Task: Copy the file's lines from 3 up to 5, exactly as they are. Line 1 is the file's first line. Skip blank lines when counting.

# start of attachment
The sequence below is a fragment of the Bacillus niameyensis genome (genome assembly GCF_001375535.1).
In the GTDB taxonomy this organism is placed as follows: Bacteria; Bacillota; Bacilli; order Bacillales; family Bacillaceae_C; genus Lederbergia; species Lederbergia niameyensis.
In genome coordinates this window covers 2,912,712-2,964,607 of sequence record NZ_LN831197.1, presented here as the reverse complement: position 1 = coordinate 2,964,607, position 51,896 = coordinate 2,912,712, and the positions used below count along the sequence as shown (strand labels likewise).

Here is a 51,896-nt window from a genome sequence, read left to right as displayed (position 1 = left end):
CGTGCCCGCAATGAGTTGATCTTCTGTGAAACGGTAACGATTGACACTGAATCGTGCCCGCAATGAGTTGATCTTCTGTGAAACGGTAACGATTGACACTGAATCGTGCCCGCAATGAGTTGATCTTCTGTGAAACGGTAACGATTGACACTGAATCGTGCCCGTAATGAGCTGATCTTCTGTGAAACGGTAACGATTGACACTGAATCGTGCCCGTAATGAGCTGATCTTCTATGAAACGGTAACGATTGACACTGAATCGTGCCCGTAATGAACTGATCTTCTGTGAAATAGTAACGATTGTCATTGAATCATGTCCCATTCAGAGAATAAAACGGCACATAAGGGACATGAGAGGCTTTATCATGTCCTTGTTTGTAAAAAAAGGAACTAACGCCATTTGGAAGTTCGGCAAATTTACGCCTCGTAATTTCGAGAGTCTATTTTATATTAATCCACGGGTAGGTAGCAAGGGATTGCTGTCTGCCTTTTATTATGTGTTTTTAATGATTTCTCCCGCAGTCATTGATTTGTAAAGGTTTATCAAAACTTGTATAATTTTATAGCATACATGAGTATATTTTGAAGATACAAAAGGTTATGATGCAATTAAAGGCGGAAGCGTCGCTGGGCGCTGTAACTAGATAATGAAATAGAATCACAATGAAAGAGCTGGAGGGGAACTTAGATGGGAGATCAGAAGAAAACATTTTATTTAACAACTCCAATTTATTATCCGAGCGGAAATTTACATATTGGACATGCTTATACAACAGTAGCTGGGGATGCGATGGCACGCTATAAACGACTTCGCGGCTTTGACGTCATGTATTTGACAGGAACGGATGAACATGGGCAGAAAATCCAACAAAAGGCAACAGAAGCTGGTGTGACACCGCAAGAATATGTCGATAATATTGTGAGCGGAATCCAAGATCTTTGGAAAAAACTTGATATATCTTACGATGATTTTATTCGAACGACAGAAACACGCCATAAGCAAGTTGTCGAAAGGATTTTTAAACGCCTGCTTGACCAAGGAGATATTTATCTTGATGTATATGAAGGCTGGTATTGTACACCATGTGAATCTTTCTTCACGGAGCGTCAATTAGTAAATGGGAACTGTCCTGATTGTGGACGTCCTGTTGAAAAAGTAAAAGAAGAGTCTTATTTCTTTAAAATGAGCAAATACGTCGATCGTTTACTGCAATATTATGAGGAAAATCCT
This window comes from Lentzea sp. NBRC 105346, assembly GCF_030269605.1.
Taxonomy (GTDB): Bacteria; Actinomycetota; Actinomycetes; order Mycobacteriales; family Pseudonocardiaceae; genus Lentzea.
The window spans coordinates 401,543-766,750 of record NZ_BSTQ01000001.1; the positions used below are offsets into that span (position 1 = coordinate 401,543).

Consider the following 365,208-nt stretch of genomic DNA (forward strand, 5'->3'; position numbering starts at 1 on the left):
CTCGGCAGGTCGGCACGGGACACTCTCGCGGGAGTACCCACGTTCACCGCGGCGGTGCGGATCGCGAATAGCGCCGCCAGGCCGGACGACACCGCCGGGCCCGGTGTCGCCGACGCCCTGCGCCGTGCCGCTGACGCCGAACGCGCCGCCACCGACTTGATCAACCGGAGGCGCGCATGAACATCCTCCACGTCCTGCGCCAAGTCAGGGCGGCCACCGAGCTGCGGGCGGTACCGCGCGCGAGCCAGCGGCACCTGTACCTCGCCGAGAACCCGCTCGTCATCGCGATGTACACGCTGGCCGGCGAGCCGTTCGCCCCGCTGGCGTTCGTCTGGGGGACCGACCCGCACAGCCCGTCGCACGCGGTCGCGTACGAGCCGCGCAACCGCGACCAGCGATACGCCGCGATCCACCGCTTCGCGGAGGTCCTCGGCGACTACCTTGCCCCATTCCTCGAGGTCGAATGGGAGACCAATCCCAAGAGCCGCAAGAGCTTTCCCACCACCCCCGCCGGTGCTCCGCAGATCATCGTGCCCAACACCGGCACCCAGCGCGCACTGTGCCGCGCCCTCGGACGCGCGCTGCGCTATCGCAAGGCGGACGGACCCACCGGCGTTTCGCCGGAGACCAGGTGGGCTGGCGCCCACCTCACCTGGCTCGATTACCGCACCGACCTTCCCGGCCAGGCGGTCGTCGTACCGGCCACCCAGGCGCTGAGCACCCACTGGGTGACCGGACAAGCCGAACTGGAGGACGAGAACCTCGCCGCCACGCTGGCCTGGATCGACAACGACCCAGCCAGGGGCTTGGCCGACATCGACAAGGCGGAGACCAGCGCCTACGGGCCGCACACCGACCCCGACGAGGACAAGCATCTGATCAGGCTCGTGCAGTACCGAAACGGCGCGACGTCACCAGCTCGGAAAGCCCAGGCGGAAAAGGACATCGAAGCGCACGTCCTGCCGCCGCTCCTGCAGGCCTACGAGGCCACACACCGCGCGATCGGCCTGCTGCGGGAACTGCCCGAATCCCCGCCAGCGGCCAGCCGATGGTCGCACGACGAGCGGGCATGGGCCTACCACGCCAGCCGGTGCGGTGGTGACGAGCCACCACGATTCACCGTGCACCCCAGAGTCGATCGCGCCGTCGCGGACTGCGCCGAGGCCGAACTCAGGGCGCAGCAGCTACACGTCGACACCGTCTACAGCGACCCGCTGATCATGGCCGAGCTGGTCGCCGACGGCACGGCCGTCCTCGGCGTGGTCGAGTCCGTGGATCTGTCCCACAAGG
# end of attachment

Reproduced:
In genome coordinates this window covers 2,912,712-2,964,607 of sequence record NZ_LN831197.1, presented here as the reverse complement: position 1 = coordinate 2,964,607, position 51,896 = coordinate 2,912,712, and the positions used below count along the sequence as shown (strand labels likewise).

Here is a 51,896-nt window from a genome sequence, read left to right as displayed (position 1 = left end):
CGTGCCCGCAATGAGTTGATCTTCTGTGAAACGGTAACGATTGACACTGAATCGTGCCCGCAATGAGTTGATCTTCTGTGAAACGGTAACGATTGACACTGAATCGTGCCCGCAATGAGTTGATCTTCTGTGAAACGGTAACGATTGACACTGAATCGTGCCCGTAATGAGCTGATCTTCTGTGAAACGGTAACGATTGACACTGAATCGTGCCCGTAATGAGCTGATCTTCTATGAAACGGTAACGATTGACACTGAATCGTGCCCGTAATGAACTGATCTTCTGTGAAATAGTAACGATTGTCATTGAATCATGTCCCATTCAGAGAATAAAACGGCACATAAGGGACATGAGAGGCTTTATCATGTCCTTGTTTGTAAAAAAAGGAACTAACGCCATTTGGAAGTTCGGCAAATTTACGCCTCGTAATTTCGAGAGTCTATTTTATATTAATCCACGGGTAGGTAGCAAGGGATTGCTGTCTGCCTTTTATTATGTGTTTTTAATGATTTCTCCCGCAGTCATTGATTTGTAAAGGTTTATCAAAACTTGTATAATTTTATAGCATACATGAGTATATTTTGAAGATACAAAAGGTTATGATGCAATTAAAGGCGGAAGCGTCGCTGGGCGCTGTAACTAGATAATGAAATAGAATCACAATGAAAGAGCTGGAGGGGAACTTAGATGGGAGATCAGAAGAAAACATTTTATTTAACAACTCCAATTTATTATCCGAGCGGAAATTTACATATTGGACATGCTTATACAACAGTAGCTGGGGATGCGATGGCACGCTATAAACGACTTCGCGGCTTTGACGTCATGTATTTGACAGGAACGGATGAACATGGGCAGAAAATCCAACAAAAGGCAACAGAAGCTGGTGTGACACCGCAAGAATATGTCGATAATATTGTGAGCGGAATCCAAGATCTTTGGAAAAAACTTGATATATCTTACGATGATTTTATTCGAACGACAGAAACACGCCATAAGCAAGTTGTCGAAAGGATTTTTAAACGCCTGCTTGACCAAGGAGATATTTATCTTGATGTATATGAAGGCTGGTATTGTACACCATGTGAATCTTTCTTCACGGAGCGTCAATTAGTAAATGGGAACTGTCCTGATTGTGGACGTCCTGTTGAAAAAGTAAAAGAAGAGTCTTATTTCTTTAAAATGAGCAAATACGTCGATCGTTTACTGCAATATTATGAGGAAAATCCT